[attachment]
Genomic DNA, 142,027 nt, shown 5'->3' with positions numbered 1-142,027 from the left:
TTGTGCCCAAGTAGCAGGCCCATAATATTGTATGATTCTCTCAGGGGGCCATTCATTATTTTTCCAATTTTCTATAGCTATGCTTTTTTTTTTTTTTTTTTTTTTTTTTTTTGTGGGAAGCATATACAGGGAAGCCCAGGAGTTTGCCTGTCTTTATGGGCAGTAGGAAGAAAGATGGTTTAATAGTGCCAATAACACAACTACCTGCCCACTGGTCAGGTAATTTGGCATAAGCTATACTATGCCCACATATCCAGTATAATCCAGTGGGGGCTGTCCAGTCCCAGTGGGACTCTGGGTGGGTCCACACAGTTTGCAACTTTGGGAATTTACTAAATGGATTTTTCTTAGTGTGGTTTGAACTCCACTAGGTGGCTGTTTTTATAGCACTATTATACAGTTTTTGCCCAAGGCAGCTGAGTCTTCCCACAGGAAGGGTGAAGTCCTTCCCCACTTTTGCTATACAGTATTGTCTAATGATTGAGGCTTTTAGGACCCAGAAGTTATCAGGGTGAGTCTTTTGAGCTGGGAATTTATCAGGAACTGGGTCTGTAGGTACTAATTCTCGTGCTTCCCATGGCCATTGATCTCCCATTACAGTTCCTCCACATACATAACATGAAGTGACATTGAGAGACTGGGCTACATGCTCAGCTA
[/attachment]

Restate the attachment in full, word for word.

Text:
Genomic DNA, 142,027 nt, shown 5'->3' with positions numbered 1-142,027 from the left:
TTGTGCCCAAGTAGCAGGCCCATAATATTGTATGATTCTCTCAGGGGGCCATTCATTATTTTTCCAATTTTCTATAGCTATGCTTTTTTTTTTTTTTTTTTTTTTTTTTTTTGTGGGAAGCATATACAGGGAAGCCCAGGAGTTTGCCTGTCTTTATGGGCAGTAGGAAGAAAGATGGTTTAATAGTGCCAATAACACAACTACCTGCCCACTGGTCAGGTAATTTGGCATAAGCTATACTATGCCCACATATCCAGTATAATCCAGTGGGGGCTGTCCAGTCCCAGTGGGACTCTGGGTGGGTCCACACAGTTTGCAACTTTGGGAATTTACTAAATGGATTTTTCTTAGTGTGGTTTGAACTCCACTAGGTGGCTGTTTTTATAGCACTATTATACAGTTTTTGCCCAAGGCAGCTGAGTCTTCCCACAGGAAGGGTGAAGTCCTTCCCCACTTTTGCTATACAGTATTGTCTAATGATTGAGGCTTTTAGGACCCAGAAGTTATCAGGGTGAGTCTTTTGAGCTGGGAATTTATCAGGAACTGGGTCTGTAGGTACTAATTCTCGTGCTTCCCATGGCCATTGATCTCCCATTACAGTTCCTCCACATACATAACATGAAGTGACATTGAGAGACTGGGCTACATGCTCAGCTA